It is time for legal practices to introduce more effective and comprehensive training, not just for lawyers, but for management and support staff too. In this article I explore why and how you might introduce a structured blend of training across your practice that includes more affordable and manageable e-learning alongside traditional face-to-face training.
More training for more people
As law firms are developing into more sophisticated businesses, some of the resulting improvements involve essential commitment now to more comprehensive, effective and focused training to develop people, adding new personal and business skills and knowledge that should go far beyond the traditional focus just on “black letter” law for the lawyers.
For solicitors there is now the need to cater for and comply with the SRA’s new and more flexible competency based approach to professional development.
These competency requirements recognise that lawyers need a wider range of skills now. However, the business is not just about the qualified lawyers … or the law. Support staff – increasingly in contact with clients – also need to fully understand, for example, the do’s and don’ts of client care and communication and to be equipped with appropriate skills that make a difference in helping a legal practice build a stronger culture and make its service stand out from competitors.
Other key areas where training can improve your business include, for example, team leadership skills, equality and diversity; also induction and introduction of new internal processes either for legal case work or administration. The internal processes include new client and matter inception, appraisal and other HR-related procedures that can improve the smooth operation of your practice.
So, the underlying question is how can you best ensure consistent delivery of training on all these topics as a matter of routine at an affordable price?
Can you afford to develop everyone?
The cost of training soon adds up, both in terms of financial spend and in the loss of time that is in short supply for everyone. All the more need then to be pro-active in planning the most cost-effective means of delivering training, which inevitably entails compromises one way or another.
There are now more options than ever available to deliver and access training, with most firms using a mix of traditional classroom-style, face-to-face training and mentoring alongside e-learning in various formats that include video, TV, CD, webinars and online that can incorporate any of these.
“Blended learning” has been used for a number of years as a term to describe learning solutions which incorporate a variety of technological and traditional learning methods. In reality, there is an ever-increasing number of ways – both virtual and face-to-face – in which people can access learning, so the learning blend is no longer a straight choice between e-learning and the classroom (see these Oxford Group resources). Ed.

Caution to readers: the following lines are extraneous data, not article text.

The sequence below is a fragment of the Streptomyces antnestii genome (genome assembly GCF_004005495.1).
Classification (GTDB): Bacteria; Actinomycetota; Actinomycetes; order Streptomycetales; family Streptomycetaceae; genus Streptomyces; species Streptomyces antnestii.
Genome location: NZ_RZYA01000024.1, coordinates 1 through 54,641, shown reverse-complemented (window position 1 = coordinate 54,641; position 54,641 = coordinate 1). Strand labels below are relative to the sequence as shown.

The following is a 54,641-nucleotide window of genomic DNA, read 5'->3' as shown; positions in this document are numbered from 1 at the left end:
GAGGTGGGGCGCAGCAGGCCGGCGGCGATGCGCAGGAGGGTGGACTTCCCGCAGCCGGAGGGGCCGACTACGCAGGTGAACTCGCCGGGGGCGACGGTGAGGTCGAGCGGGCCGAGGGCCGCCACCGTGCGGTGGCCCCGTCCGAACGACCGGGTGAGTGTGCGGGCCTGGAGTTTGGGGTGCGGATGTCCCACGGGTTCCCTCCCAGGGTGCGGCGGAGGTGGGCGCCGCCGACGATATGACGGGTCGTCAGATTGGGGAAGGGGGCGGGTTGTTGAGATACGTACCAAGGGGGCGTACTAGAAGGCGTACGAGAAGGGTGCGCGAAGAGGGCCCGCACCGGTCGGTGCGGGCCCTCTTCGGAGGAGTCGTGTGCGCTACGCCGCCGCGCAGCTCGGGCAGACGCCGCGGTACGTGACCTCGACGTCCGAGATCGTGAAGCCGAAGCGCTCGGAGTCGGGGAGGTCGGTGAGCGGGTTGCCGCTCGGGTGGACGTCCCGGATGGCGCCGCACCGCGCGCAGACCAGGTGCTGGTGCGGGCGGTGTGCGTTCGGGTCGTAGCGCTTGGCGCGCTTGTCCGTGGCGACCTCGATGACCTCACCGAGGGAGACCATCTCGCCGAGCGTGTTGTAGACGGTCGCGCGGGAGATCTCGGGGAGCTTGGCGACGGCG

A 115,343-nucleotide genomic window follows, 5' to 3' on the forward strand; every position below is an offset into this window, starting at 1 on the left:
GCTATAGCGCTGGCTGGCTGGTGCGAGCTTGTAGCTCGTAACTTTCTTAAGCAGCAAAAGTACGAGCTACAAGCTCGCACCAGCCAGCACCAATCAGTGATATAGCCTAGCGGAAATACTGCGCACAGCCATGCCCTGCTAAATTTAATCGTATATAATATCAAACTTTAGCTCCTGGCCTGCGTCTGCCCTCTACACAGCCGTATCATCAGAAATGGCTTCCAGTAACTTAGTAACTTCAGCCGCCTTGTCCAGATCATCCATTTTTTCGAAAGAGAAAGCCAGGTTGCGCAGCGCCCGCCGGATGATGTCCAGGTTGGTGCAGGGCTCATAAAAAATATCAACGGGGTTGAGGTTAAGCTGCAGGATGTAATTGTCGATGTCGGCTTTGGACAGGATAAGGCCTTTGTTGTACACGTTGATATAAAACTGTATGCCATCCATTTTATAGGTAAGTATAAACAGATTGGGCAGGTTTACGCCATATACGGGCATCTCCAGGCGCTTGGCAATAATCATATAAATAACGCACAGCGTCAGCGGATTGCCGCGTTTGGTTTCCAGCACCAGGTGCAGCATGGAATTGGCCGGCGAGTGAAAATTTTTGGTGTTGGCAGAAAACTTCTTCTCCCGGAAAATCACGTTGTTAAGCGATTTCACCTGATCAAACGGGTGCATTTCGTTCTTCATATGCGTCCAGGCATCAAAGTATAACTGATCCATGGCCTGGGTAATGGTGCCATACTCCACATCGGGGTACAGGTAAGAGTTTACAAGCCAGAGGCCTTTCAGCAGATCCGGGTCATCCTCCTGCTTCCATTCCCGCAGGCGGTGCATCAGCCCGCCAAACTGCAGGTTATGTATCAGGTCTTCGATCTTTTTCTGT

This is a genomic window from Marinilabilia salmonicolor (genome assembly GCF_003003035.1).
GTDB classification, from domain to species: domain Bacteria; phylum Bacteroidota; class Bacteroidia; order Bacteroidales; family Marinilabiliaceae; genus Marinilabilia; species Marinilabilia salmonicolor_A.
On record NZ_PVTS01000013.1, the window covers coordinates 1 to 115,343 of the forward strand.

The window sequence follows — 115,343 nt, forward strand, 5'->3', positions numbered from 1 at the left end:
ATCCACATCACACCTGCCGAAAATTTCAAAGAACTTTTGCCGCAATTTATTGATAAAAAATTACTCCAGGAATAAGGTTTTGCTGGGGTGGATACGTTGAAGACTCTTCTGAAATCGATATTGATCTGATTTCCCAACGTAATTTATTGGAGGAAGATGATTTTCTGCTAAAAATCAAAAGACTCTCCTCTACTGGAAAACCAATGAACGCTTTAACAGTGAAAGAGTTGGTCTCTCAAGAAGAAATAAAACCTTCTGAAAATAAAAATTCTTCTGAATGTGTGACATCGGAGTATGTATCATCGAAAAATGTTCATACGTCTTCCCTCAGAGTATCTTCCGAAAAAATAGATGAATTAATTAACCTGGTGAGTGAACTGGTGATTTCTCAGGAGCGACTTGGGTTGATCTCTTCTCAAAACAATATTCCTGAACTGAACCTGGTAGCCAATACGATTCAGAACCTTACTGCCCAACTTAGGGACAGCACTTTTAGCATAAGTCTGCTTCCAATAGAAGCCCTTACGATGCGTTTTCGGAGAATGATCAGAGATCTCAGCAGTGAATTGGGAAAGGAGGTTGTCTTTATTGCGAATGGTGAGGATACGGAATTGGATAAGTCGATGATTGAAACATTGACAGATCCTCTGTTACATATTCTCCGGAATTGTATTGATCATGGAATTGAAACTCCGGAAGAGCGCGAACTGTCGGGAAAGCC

E-learning as part of the blend
E-learning, these days, is more affordable, condensed and accessible anytime, anywhere, and has manageable options to plan and track progress; all capable of being delivered time after time to different participants. However, it would appear that sitting in front of a screen, however animated, has yet to capture the imagination of lawyers!
To bridge this gap, there are new options developing to make e-learning more attractive and effective, particularly in areas that involve more “cognitive” learning, where online delivery can substantially improve interaction when compared with sessions spent in a classroom-style session.
Getting content right requires a bit more innovation in developing or purchasing and structuring than is currently done in most law firms, but there is potential for a high return on investment of time and money here. Material can be delivered again and again at virtually no additional cost to make effective training a routine and interesting part of all jobs.
Bite-sized chunks of monitored training, accessible online, including via mobiles, is increasingly attractive to deliver some of the training that can improve your practice; a percentage that is likely to increase rapidly once you start to use it.
E-learning is now commonly used practice-wide to introduce anti-money laundering (AML) procedures and in some other (generally more mundane) areas, showing the potential to use this format to engage more people, to test knowledge, record performance and demonstrate compliance by tracking who does what; but this is just the tip of the iceberg. There’s not much to get excited about on AML compliance, however it is delivered, but it works this way.
Tools to manage training delivery
Learning management systems (LMS) are an increasingly popular way to manage cost-effective delivery of the right mix of all the options available, enabling you to: